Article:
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Title: The lost disciplines : an examination of the changes to the knowledge content of Further Education Initial Teacher Training (FEITT) between McNair (1944) and FENTO (2007)
Author: Hobley, Janet
Awarding Body: Institute of Education (University of London)
Current Institution: UCL Institute of Education (IOE)
Date of Award: 2008
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Abstract:
The premise initially taken was that between 1944 and 2007 the vertical discourse of Further Education Initial Teacher Training (FEITT), in the discrete form of the disciplines of Sociology, Psychology and Philosophy (Bernstein, 1996) had been eroded over time as a result of increased government regulation. This view was subsequently refined through the research process which involved analysis of archive documents, survey questionnaires to current providers of FEITT and follow-up interviews with a range of FEITT trainers. A conceptual framework (Barnett, 2006) that drew on Bernstein's concepts of classification, framing and re-contextualisation of vertical discourse within vocational education and training was one significant factor in this change of focus. The research shows that whilst a comparison of the documentation suggests that the vertical discourse has become fragmented, the data provided by current courses indicates that the vertical discourse remains strong, albeit in an altered and 'recontextualised' form. The conclusion is that the 'vertical discourse' of FEITT has changed in terms of its'classification and framing', from the original discipline, and knowledge based epistemological stance of early programmes, through a process of what Barnett describes as 're-classificatory' or'dual re-contextualisation'. What the data reveals is that, in this new 'form', the re-contextualisation of disciplinary knowledge becomes a significant factor and one that requires teacher educators, to 'face both way', in the delivery of vertical discourse, that is more locally derived and context specific than in former FEITT courses.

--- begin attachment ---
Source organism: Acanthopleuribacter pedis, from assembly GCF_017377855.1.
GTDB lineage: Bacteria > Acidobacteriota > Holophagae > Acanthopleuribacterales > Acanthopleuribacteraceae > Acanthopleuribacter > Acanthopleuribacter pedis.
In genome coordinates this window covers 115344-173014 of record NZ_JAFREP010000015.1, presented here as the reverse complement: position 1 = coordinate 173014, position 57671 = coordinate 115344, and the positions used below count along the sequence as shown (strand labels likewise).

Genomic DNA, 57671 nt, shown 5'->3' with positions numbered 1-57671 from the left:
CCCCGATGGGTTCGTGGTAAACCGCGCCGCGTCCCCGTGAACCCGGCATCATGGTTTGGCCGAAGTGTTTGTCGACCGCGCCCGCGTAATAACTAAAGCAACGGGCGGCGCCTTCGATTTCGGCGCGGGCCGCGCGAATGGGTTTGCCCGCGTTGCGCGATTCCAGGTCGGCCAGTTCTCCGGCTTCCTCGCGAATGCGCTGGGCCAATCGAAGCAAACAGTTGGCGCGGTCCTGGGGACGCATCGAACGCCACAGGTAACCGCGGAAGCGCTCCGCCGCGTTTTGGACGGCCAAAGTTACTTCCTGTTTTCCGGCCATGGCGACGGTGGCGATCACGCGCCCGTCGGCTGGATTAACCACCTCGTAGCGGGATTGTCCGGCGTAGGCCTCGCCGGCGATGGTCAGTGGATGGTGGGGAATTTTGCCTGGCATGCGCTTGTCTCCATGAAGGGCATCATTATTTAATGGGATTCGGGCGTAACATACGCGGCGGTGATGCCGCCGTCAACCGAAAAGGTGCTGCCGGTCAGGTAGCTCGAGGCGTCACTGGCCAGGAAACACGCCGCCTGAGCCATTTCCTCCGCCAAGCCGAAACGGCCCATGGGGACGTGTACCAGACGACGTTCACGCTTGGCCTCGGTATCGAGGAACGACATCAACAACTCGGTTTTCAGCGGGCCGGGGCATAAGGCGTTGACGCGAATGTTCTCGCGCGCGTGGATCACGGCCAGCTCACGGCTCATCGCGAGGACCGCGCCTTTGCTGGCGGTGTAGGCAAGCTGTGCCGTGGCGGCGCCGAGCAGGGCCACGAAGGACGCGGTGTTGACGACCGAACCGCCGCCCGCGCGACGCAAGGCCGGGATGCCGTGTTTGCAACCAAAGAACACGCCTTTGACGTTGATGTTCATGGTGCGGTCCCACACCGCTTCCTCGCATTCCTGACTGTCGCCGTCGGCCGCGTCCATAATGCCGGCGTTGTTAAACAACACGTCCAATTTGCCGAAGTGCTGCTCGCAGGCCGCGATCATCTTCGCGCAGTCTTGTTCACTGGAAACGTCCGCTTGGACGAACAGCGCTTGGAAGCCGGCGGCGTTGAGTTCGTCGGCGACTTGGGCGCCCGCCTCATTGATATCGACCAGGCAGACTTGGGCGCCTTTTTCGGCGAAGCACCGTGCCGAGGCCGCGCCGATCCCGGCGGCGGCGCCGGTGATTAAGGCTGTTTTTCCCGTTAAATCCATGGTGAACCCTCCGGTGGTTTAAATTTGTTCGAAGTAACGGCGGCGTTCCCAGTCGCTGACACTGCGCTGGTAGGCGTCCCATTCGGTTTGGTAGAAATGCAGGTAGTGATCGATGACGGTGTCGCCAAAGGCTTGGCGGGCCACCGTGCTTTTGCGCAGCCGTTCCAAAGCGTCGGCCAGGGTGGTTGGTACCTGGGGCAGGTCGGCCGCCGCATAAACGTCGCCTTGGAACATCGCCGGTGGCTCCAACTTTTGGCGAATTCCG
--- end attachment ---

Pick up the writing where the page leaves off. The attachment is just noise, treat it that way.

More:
Supervisor: Not available Sponsor: Not available
Qualification Name: Thesis (Ed.D.) Qualification Level: Doctoral
EThOS ID: uk.bl.ethos.630800  DOI: Not available
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